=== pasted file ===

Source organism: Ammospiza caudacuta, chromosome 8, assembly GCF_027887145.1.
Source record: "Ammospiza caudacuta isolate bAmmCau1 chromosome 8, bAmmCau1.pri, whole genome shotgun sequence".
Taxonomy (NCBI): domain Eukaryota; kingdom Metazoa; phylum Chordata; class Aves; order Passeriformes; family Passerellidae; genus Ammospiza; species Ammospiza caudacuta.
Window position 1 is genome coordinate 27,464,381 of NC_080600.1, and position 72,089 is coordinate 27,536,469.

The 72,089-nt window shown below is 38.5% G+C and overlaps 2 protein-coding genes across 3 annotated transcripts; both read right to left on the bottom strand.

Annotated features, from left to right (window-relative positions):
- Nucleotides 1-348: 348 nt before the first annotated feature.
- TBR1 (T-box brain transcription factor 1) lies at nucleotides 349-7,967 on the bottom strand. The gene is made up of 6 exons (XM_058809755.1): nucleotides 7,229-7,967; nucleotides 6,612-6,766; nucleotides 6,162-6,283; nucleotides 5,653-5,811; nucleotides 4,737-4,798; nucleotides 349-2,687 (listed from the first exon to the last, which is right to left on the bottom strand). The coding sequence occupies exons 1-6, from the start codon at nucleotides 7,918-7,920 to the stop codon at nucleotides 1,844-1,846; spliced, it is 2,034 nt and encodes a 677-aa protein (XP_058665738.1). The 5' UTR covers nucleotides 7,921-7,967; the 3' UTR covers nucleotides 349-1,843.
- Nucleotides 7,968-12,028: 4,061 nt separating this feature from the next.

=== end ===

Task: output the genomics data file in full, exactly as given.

Source organism: Ammospiza caudacuta, chromosome 8, assembly GCF_027887145.1.
Source record: "Ammospiza caudacuta isolate bAmmCau1 chromosome 8, bAmmCau1.pri, whole genome shotgun sequence".
Taxonomy (NCBI): domain Eukaryota; kingdom Metazoa; phylum Chordata; class Aves; order Passeriformes; family Passerellidae; genus Ammospiza; species Ammospiza caudacuta.
Window position 1 is genome coordinate 27,464,381 of NC_080600.1, and position 72,089 is coordinate 27,536,469.

The 72,089-nt window shown below is 38.5% G+C and overlaps 2 protein-coding genes across 3 annotated transcripts; both read right to left on the bottom strand.

Annotated features, from left to right (window-relative positions):
- Nucleotides 1-348: 348 nt before the first annotated feature.
- TBR1 (T-box brain transcription factor 1) lies at nucleotides 349-7,967 on the bottom strand. The gene is made up of 6 exons (XM_058809755.1): nucleotides 7,229-7,967; nucleotides 6,612-6,766; nucleotides 6,162-6,283; nucleotides 5,653-5,811; nucleotides 4,737-4,798; nucleotides 349-2,687 (listed from the first exon to the last, which is right to left on the bottom strand). The coding sequence occupies exons 1-6, from the start codon at nucleotides 7,918-7,920 to the stop codon at nucleotides 1,844-1,846; spliced, it is 2,034 nt and encodes a 677-aa protein (XP_058665738.1). The 5' UTR covers nucleotides 7,921-7,967; the 3' UTR covers nucleotides 349-1,843.
- Nucleotides 7,968-12,028: 4,061 nt separating this feature from the next.